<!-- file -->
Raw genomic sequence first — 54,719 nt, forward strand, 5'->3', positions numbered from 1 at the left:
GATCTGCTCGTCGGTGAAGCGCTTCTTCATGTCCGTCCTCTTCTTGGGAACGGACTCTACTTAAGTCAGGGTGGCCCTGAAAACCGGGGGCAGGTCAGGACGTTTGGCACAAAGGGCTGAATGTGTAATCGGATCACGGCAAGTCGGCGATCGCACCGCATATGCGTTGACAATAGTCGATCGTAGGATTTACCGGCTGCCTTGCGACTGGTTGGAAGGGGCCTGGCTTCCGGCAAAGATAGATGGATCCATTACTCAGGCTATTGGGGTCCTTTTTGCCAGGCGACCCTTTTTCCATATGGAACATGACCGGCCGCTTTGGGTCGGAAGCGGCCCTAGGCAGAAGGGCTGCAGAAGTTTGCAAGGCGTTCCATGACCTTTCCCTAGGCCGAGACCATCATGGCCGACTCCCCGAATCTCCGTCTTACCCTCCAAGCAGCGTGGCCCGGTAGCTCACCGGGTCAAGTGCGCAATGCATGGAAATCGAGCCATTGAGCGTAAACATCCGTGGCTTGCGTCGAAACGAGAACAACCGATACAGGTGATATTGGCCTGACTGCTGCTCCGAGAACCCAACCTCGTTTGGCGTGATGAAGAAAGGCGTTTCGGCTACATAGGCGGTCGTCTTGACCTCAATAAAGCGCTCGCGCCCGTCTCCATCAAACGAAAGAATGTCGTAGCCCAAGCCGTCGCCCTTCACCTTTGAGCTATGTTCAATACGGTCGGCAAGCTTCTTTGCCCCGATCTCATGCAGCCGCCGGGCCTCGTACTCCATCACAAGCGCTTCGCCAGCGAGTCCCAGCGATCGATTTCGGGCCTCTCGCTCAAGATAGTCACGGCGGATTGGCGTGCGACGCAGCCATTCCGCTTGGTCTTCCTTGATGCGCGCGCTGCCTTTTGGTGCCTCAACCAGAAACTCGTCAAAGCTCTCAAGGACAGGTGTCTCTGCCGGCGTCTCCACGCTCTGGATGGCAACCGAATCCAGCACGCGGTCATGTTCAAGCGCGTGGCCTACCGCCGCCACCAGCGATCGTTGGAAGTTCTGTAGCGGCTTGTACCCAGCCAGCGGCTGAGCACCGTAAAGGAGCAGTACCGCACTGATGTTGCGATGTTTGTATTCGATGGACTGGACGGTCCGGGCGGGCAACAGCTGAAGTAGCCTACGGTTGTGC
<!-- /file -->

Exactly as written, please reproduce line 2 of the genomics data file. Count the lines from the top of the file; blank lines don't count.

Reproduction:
GATCTGCTCGTCGGTGAAGCGCTTCTTCATGTCCGTCCTCTTCTTGGGAACGGACTCTACTTAAGTCAGGGTGGCCCTGAAAACCGGGGGCAGGTCAGGACGTTTGGCACAAAGGGCTGAATGTGTAATCGGATCACGGCAAGTCGGCGATCGCACCGCATATGCGTTGACAATAGTCGATCGTAGGATTTACCGGCTGCCTTGCGACTGGTTGGAAGGGGCCTGGCTTCCGGCAAAGATAGATGGATCCATTACTCAGGCTATTGGGGTCCTTTTTGCCAGGCGACCCTTTTTCCATATGGAACATGACCGGCCGCTTTGGGTCGGAAGCGGCCCTAGGCAGAAGGGCTGCAGAAGTTTGCAAGGCGTTCCATGACCTTTCCCTAGGCCGAGACCATCATGGCCGACTCCCCGAATCTCCGTCTTACCCTCCAAGCAGCGTGGCCCGGTAGCTCACCGGGTCAAGTGCGCAATGCATGGAAATCGAGCCATTGAGCGTAAACATCCGTGGCTTGCGTCGAAACGAGAACAACCGATACAGGTGATATTGGCCTGACTGCTGCTCCGAGAACCCAACCTCGTTTGGCGTGATGAAGAAAGGCGTTTCGGCTACATAGGCGGTCGTCTTGACCTCAATAAAGCGCTCGCGCCCGTCTCCATCAAACGAAAGAATGTCGTAGCCCAAGCCGTCGCCCTTCACCTTTGAGCTATGTTCAATACGGTCGGCAAGCTTCTTTGCCCCGATCTCATGCAGCCGCCGGGCCTCGTACTCCATCACAAGCGCTTCGCCAGCGAGTCCCAGCGATCGATTTCGGGCCTCTCGCTCAAGATAGTCACGGCGGATTGGCGTGCGACGCAGCCATTCCGCTTGGTCTTCCTTGATGCGCGCGCTGCCTTTTGGTGCCTCAACCAGAAACTCGTCAAAGCTCTCAAGGACAGGTGTCTCTGCCGGCGTCTCCACGCTCTGGATGGCAACCGAATCCAGCACGCGGTCATGTTCAAGCGCGTGGCCTACCGCCGCCACCAGCGATCGTTGGAAGTTCTGTAGCGGCTTGTACCCAGCCAGCGGCTGAGCACCGTAAAGGAGCAGTACCGCACTGATGTTGCGATGTTTGTATTCGATGGACTGGACGGTCCGGGCGGGCAACAGCTGAAGTAGCCTACGGTTGTGC